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Sermon Archive 2017

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Statue of Limitations

70x7Romans 14: 1-12
Introduction to the reading
Christianity arrived in Rome just 50 years after the crucifixion of Jesus. Paul himself did not found the church there, but he writes to them - to introduce himself, to establish his authority as an apostle and to provide a strong argument for the Gospel and its implications for faithful living. The book of Romans is deeply theological. But also practical…

The congregations of the Roman church were made up of both Jewish Christians - Jews who had come to believe in Jesus as the anticipated Messiah - and Gentiles, for whom Jesus was a whole new idea. In today’s passage, Paul seems to be trying to reconcile differences among the two groups with respect to eating habits.

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Not Any More

2or3Matthew 18: 15-20
Romans 13: 8-14
Introduction to the Gospel reading
Three features of this reading to point out:

  • Use of the term “church” (ekklesia, in the Greek). Most scholars consider this passage to be the product of the writer Matthew rather than being the actual words of Jesus. So, it seems to reflect the developing institutional church rather than a situation in the time of Jesus’ earthly life, before there was a “church” as an organization.
  • Consequently, the phrase “another member of the church” loses the concept that the followers of Jesus are an extended family, the family of God. A footnote at this point is a corrective. It notes that the original Greek was “your brother” and in later editing, “brother and sister.”
  • “Binding and loosing” relates to rabbinic authority to interpret how or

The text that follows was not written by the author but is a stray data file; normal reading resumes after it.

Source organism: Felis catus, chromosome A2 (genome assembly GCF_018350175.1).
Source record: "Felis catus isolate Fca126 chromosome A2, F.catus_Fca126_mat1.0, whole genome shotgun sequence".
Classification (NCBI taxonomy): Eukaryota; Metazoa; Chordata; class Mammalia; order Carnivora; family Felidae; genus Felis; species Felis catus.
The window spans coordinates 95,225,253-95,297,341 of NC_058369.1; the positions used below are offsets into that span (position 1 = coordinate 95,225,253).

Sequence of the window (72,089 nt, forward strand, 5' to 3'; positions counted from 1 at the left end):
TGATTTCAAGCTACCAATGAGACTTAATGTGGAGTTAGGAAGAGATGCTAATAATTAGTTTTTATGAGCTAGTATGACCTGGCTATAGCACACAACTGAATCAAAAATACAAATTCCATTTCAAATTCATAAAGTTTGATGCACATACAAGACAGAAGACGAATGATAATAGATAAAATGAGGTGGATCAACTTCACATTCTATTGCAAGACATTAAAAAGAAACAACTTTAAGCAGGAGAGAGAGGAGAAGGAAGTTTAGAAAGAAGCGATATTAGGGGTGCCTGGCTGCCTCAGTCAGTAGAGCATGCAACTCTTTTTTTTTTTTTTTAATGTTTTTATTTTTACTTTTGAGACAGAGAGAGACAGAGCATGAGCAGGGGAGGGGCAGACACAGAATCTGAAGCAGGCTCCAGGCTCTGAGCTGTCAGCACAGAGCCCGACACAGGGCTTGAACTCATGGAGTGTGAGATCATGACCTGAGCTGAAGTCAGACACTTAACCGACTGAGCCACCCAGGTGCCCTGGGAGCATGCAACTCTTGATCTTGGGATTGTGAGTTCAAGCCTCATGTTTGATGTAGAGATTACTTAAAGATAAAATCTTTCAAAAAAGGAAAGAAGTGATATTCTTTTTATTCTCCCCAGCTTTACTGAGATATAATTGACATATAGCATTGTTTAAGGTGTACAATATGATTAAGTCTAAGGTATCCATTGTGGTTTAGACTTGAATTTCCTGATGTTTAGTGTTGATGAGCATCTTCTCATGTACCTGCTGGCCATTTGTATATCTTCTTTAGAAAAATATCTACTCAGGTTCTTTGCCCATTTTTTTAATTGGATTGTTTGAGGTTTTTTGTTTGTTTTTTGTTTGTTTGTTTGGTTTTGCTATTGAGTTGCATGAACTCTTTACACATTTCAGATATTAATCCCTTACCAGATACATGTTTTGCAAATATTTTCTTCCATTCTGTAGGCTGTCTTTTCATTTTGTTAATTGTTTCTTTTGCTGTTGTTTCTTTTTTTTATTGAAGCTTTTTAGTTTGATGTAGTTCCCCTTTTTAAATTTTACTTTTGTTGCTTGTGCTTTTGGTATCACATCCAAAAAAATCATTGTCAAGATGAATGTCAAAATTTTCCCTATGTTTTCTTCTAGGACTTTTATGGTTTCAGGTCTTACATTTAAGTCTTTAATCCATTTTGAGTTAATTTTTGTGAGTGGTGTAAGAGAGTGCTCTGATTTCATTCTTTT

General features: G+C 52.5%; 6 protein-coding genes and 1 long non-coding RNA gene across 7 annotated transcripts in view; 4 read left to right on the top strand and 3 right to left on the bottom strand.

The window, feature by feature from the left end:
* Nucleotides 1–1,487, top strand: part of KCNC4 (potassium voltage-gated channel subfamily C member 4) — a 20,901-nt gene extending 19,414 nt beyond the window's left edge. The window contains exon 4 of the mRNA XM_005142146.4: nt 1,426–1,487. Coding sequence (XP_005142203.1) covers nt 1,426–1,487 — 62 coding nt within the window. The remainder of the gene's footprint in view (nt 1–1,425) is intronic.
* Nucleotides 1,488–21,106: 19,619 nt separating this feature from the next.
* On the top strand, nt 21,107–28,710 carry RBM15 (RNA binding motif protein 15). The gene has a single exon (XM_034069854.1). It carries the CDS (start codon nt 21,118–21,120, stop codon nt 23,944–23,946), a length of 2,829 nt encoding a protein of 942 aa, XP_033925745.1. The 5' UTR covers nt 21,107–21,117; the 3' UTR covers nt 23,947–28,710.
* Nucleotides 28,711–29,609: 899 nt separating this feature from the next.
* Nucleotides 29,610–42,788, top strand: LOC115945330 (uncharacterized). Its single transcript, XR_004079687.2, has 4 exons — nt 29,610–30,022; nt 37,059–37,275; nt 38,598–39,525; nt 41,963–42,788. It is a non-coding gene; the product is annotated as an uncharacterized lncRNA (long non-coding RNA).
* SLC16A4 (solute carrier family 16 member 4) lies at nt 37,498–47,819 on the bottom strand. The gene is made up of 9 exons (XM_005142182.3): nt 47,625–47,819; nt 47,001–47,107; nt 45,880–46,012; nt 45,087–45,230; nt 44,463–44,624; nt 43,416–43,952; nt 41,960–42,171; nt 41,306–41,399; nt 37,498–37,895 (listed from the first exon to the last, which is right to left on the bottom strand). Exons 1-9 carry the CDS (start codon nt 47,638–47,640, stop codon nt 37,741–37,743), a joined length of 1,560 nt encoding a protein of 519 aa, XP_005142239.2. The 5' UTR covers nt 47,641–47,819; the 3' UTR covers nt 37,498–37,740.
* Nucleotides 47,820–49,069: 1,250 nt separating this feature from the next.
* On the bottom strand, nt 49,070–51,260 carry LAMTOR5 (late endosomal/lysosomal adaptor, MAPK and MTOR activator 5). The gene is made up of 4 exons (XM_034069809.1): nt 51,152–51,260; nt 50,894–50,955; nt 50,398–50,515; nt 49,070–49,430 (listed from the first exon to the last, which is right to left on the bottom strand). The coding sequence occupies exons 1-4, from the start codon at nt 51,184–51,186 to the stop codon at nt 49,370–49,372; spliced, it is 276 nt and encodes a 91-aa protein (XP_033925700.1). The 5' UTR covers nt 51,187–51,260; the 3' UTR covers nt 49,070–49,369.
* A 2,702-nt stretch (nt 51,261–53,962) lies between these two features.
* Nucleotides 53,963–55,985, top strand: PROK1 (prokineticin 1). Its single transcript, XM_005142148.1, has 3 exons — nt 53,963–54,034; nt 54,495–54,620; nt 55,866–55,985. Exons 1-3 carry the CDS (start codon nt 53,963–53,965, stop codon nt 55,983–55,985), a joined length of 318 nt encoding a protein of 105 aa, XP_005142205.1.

even if one should apply a commandment or law to a given circumstance. Binding would hold to the law. Loosing would determine whether applies in a given situation.

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Walking on Water

jesuspeterwaterMatthew 14: 22-33
Introduction to the reading
Today we read the last installment of the sermon series for this summer of 2017. Jesus has been instructing his disciples on becoming apostles, sent out to spread the Word of God, the good news of the kingdom of heaven, to everyone and anyone, as Jesus says, “to anyone with ears.”

We have seen that these new apostles will be up against some tough odds: inhospitable environments, ignorance, ridicule, rejection, hostility, even persecution. But also they will be empowered, empowered by the Holy Spirit working from within them to do what they never thought, asked or imagined they could do. Last week, for example, feeding a crowd of over 5000 people with just five loaves of bread and two fish.

Now, today, we hear another tale of divine empowerment. Let anyone with ears to hear, listen…

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You Give Them Something to Eat

loavesfishesMatthew  14: 13-21
Introduction to the reading
The story of Jesus’ feeding 5000 people with just five loaves of bread and two fish is the only miracle story found in all four Gospels, a clue to its great significance for the very early church.  It is a story of community and of communion.
The passages just ahead of today’s reading recount two events:

  • Jesus has been rejected as a teacher and prophet in his own home synagogue in Nazareth.  The people took offense at him and therefore he did not perform many deeds of power there, because of their unbelief.
  • John the Baptist - the one who had announced Jesus’ coming and declared him to be the one who would baptize people with the Holy Spirit – John is dead, beheaded by Herod. 

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It’s Nothing Really

buriedtreasureMatthew 13: 31-33 and 44-46
Introduction to the reading
Jesus continues to teach his disciples in parables, four short ones this week and with no explanations as before with the Parable of the Sower and the Parable of the Weeds Among the Wheat.  Now we have to figure out the interpretation for ourselves.  Notice that they all begin with “the kingdom of heaven is like…”

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seedMatthew 13: 24-30 and 36-43
Introduction to the reading
Our summer sermon series on discipleship continues this week.  The original twelve are being instructed on being apostles, sent out to spread the word, the good news of the kingdom of heaven, to anyone and everyone.  How will it go out there?  What will they be up against?  Who will give them trouble?  Who will listen?  Who will come and follow in the Way of Jesus?

Jesus, you recall, often teaches through parables and stories.  In fact, Matthew says that without a parable, Jesus told them nothing. (Matt. 13:34)  Jesus relies on the power of narrative to bring the message, to make the point.